My deep appreciation to my supervisors for their invaluable support and guidance through this process and still work in progress; they never gave up on me during those hard and challenging times. They always talked positively about my progress even when I knew I wasn’t doing much at the time. I felt inspired with their words of encouragement every time we had our bi-weekly supervision meetings for updates. They created time for meetings every two weeks to discuss my microscopic progress that tremendously improved my understanding of many gender concepts and theories as well as their applications especially in formulating research questions, questionnaires and interview guides.

As indicated in my first blogpost, my research topic was immensely motivated by my past experiences as a fisheries scientist and the underrepresentation of women in the ocean science sector, which is well-known as a male domain. My curiosity and interest led me to focus on a research topic about gender equality in ocean science for sustainable development in Kenya. The aim was to examine the status and trends of gender equality in ocean science institutions including universities and research institutes. To achieve this, I instigated my research with analysis of the existing institutional gender policy. The research further investigated the effectiveness of these gender policies by analyzing gender-disaggregated data of students and staff. The existing gender disparities in the institutions led to further research through administering questionnaires and conducting in-depth interviews with selected participants, primarily ocean science professionals both women and men, young and old, to solicit more information on their experiences, perceptions and challenges in ocean science fields or workplaces.

“Don’t Be Afraid of Being a Beginner”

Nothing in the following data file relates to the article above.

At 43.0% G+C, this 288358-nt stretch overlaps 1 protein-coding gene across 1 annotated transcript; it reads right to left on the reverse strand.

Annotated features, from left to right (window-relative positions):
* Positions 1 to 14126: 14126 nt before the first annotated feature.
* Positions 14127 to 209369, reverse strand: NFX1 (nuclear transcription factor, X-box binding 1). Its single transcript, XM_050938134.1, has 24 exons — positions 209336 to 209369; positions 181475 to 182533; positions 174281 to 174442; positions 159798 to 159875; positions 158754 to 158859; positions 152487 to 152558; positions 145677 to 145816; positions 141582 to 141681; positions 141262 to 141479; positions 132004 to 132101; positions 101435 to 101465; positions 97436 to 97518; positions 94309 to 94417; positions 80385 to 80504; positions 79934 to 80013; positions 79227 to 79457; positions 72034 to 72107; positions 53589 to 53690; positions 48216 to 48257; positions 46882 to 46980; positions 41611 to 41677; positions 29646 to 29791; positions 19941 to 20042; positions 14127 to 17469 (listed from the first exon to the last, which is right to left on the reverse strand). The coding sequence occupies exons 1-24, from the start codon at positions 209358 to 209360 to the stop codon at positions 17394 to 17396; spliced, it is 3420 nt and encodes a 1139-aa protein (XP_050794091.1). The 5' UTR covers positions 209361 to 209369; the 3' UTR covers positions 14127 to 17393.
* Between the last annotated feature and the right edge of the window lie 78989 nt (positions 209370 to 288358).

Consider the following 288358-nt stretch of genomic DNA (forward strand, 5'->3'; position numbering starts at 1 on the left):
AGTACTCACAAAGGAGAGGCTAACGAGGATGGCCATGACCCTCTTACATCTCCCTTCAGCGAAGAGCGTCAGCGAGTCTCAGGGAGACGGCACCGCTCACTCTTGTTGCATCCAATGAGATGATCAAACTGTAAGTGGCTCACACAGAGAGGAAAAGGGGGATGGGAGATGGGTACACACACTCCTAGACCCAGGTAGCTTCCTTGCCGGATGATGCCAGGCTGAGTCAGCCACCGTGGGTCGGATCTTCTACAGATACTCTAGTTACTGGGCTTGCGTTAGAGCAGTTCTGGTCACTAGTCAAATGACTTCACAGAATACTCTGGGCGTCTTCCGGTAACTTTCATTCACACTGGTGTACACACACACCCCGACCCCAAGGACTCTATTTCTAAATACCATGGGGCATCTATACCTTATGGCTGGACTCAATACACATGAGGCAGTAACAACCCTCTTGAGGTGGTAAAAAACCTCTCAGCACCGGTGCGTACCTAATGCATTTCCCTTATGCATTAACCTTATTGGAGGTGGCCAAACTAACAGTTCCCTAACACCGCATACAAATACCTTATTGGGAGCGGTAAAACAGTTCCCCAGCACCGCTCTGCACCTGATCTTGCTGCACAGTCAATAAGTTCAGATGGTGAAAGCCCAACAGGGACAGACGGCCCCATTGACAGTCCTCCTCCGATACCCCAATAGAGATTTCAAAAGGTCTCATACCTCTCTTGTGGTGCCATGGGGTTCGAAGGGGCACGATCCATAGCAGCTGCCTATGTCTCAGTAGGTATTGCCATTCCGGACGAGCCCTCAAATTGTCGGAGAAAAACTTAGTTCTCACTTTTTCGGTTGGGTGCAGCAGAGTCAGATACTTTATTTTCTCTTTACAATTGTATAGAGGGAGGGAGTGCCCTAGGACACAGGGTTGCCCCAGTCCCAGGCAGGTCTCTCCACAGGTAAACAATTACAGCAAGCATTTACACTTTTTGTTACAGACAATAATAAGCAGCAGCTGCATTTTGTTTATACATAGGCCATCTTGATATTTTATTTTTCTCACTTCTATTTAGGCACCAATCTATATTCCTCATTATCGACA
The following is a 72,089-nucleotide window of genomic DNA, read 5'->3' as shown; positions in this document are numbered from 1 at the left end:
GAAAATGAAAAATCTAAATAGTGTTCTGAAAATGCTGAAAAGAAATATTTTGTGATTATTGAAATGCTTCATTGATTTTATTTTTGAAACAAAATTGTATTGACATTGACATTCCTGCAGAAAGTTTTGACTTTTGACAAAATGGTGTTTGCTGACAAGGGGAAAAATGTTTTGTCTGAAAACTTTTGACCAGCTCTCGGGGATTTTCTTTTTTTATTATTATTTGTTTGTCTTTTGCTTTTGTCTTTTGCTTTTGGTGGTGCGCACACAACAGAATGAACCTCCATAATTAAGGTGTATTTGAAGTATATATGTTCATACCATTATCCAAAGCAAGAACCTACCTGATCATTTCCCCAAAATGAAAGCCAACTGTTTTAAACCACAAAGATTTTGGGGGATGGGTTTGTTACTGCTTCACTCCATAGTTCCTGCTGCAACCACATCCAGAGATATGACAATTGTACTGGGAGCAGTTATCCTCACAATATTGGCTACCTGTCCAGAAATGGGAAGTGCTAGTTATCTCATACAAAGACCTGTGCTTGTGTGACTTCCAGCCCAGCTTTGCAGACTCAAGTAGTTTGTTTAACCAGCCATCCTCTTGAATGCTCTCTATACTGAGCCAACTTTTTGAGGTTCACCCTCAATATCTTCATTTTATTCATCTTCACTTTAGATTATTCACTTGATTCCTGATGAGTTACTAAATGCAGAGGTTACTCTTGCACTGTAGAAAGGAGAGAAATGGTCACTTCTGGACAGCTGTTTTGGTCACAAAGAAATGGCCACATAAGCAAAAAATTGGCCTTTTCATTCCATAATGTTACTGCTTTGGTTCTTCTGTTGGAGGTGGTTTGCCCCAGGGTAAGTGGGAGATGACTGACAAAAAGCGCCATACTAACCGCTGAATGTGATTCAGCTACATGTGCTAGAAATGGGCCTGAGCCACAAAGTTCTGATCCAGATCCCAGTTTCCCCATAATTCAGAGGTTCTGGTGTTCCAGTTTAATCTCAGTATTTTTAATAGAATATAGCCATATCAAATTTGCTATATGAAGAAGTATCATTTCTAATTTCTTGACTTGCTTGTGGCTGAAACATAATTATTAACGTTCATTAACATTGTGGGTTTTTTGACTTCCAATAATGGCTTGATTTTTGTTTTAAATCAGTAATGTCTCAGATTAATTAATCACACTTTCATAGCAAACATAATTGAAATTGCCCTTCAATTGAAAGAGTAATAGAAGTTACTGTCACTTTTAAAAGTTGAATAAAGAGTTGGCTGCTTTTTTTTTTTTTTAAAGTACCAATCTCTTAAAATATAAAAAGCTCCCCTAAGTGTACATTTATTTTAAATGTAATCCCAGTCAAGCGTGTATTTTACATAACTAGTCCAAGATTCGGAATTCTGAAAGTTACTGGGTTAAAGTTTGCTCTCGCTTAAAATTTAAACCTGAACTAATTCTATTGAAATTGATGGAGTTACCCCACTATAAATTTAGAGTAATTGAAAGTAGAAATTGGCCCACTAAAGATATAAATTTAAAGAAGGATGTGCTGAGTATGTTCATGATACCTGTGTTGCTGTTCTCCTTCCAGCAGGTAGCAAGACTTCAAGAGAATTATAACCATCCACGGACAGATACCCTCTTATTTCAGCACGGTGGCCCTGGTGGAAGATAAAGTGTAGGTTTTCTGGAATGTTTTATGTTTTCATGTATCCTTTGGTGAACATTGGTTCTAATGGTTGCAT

Regarding my fieldwork experience, I am glad it wasn’t as scary as my beginning. I had a pilot survey at the university as a pre-test of the questionnaires and interview questions, where my colleagues overwhelmingly participated in filling the questionnaires and giving their responses and feedback on my interview questions. This helped me a lot in mastering the flow of the questions and gave me the confidence of asking questions as well as probing and prompting during interviews for more clarifications. In the field, I strategically started by visiting institutions which I had contacts with and were easy to access. With the help of my mentor in Kenya, being a retired public officer in fisheries she helped me to connect and expand my networks with so many people and organizations both locally and nationally. She took the initiative to introduce me to the management team (Directors) especially in the institutions where I knew nobody. During my field work, I realized in some institutions they were only acting fast after I was formally introduced by her. Many people were ready to listen to us, and I managed to reach many Kenyan ocean science institutions. It wasn’t as easy or smooth as it sounds but what I learnt during this period is that patience pays, as it became part and parcel of my many virtues. Of course, not all institutions were willing to participate. I have a few whom I recorded in my black book, those institutions that did not give me a chance to air my request, by leaving me in the hands of secretaries who promised to send me emails once my requests were approved but never did. Other institutions acted so well by accepting to participate, but later defected or muted after several reminder emails. While a few others took long but later responded after several trips and reminder emails. Nevertheless, the good news is that 90% of the targeted institutions responded. According to a few private organizations, they defected because they felt this research needed sensitive information and data that they were not willing to disclose even after promising to keep their names confidential in any publication and statistical summaries. On the positive side, the majority participated and I collected incredible data beyond my expectations being the first time conducting a social science research and without a field assistant.